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GLOBAL MARKETS-Stocks stumble as HK bill poses hurdle in US-China trade deal


Global stocks slid further on Thursday as the standoff between the world's two largest economies extended beyond trade, reducing the odds of a "phase-one" deal this year and forcing investors to seek shelter in safe-haven assets.

By Thyagaraju Adinarayan

LONDON, Nov 21 (Reuters) - Global stocks slid further on Thursday as the standoff between the world's two largest economies extended beyond trade, reducing the odds of a "phase-one" deal this year and forcing investors to seek shelter in safe-haven assets.

The U.S. House of Representatives on Wednesday passed two bills intended to support protesters in Hong Kong and send a warning to China about human rights.

With U.S. President Donald Trump seen likely to sign the bill, Deutsche Bank strategist Jim Reid said this "could risk progress towards a phase one trade deal".

European shares extended their losses from Wednesday with the pan-European STOXX 600 .STOXX and the trade-sensitive Germany's DAX 30 .GDAXI both sliding 0.7% to fresh two-week lows.

MSCI's broadest index of Asia-Pacific shares outside Japan .MIAPJ0000PUS fell 1.1% to a near three-week lows, with Hong Kong's Hang Seng .HSI tumbling 1.6% while Japan's Nikkei .N225 dropped 0.5%. Chinese mainland shares dropped 0.3% .SSEC.

U.S. S&P500 futures ESc1 were down 0.2%, having dropped as much as 0.6% in Asian trade, a day after all three major indexes fell, with the S&P 500 .SPX losing 0.4%.

"The cracks in equity market sentiment widened a little further yesterday, although this setback remains modest in the context of the index gains enjoyed so far in Q4," Ian Williams, economics & strategy research analyst at Peel Hunt, said.

The S&P 500 .SPX had hit a record high as recently as Tuesday on trade deal hopes, but Washington's move on Hong Kong derailed the rally.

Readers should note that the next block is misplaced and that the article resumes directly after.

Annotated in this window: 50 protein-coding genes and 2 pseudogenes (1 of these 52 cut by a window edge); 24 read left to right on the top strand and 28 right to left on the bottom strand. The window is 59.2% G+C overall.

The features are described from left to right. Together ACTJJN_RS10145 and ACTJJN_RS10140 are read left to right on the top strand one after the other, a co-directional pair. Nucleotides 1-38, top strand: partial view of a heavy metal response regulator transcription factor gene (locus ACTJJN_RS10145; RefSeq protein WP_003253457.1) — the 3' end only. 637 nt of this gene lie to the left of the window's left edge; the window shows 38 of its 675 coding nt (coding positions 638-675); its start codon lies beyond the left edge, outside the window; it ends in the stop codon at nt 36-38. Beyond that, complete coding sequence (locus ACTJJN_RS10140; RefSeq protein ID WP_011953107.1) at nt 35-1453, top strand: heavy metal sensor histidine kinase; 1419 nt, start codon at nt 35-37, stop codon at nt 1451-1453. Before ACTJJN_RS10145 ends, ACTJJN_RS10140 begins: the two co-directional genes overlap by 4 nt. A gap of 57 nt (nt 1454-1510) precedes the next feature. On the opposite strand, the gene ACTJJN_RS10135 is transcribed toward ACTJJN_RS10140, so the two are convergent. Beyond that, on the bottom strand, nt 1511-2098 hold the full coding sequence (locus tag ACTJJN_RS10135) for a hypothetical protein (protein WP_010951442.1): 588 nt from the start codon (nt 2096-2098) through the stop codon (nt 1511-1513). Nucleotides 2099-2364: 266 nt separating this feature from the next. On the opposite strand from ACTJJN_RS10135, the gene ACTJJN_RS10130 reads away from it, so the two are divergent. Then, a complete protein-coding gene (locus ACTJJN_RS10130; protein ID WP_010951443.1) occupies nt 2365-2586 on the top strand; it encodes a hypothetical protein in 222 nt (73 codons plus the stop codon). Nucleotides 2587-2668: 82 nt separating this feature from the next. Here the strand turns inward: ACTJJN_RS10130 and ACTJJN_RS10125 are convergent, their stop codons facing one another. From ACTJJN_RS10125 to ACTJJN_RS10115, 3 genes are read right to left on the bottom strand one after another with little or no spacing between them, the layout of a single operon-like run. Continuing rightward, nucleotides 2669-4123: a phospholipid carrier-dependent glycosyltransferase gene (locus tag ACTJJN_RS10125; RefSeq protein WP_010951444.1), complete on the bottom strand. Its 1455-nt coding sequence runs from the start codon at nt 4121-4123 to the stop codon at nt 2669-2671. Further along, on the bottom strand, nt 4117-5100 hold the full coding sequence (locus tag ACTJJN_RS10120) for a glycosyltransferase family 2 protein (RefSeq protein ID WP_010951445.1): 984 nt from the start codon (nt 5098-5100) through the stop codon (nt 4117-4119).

Trade experts and people close to the White House said completion of a "phase one" U.S.-China trade deal could slide into next year, as Beijing presses for more extensive tariff rollbacks, and the Trump administration counters with demands of its own.

Chinese Vice Premier Liu He, also the chief trade negotiator, said he was "cautiously optimistic" on a phase one deal, according to a report by Bloomberg.


As the chances of a deal in the near-term faded, investors sought the safety of government bonds, the yen and gold.

Spot gold XAU= climbed 0.2% to $1,473.56 per ounce as of 0852 GMT.

German government bond yields DE10YT=RR -- which move inversely to price -- steadied a day after hitting more than two week lows. The 10-year U.S. Treasuries yield dipped to 1.733% US10YT=RR, near its lowest levels in three weeks.

On the other hand, the Chinese yuan hit three-week lows, trading as low as 7.0450 to the dollar CNY=CFXS in onshore trade.

The dollar was soft against the yen at 108.59 JPY=, compared to this week's high of 109.07 touched on Monday. Japan's currency has rallied almost 1% from more than five-month lows hit against the greenback earlier this month.

"Our short-term strategy remains fairly cautious, as markets are very narrowly driven – every positive piece of news in trade negotiations sends markets higher, while any disappointment – sinks," Marija Veitmane, Senior Strategist at State Street Global Markets said.

"This makes it very hard for investors to build positions in risk trades."

The euro gained slightly and was last trading at $1.1077 EUR= ahead of the release of the latest European Central Bank's policy meeting minutes.

Meanwhile, oil prices dipped, paring some of their 2% gains made on Wednesday after a better-than-expected U.S. crude inventories report and as Russia said it would continue its cooperation with OPEC to keep the market balanced.

Global benchmark Brent futures LCOc1 dropped 0.5% to $62.08. U.S. West Texas Intermediate (WTI) crude futures CLc1 were down 0.5% at $56.73 per barrel in early Thursday trade.

(Additional reporting by Hideyuki Sano, Editing by William Maclean)

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The views and opinions expressed herein are the views and opinions of the author and do not necessarily reflect those of Nasdaq, Inc.

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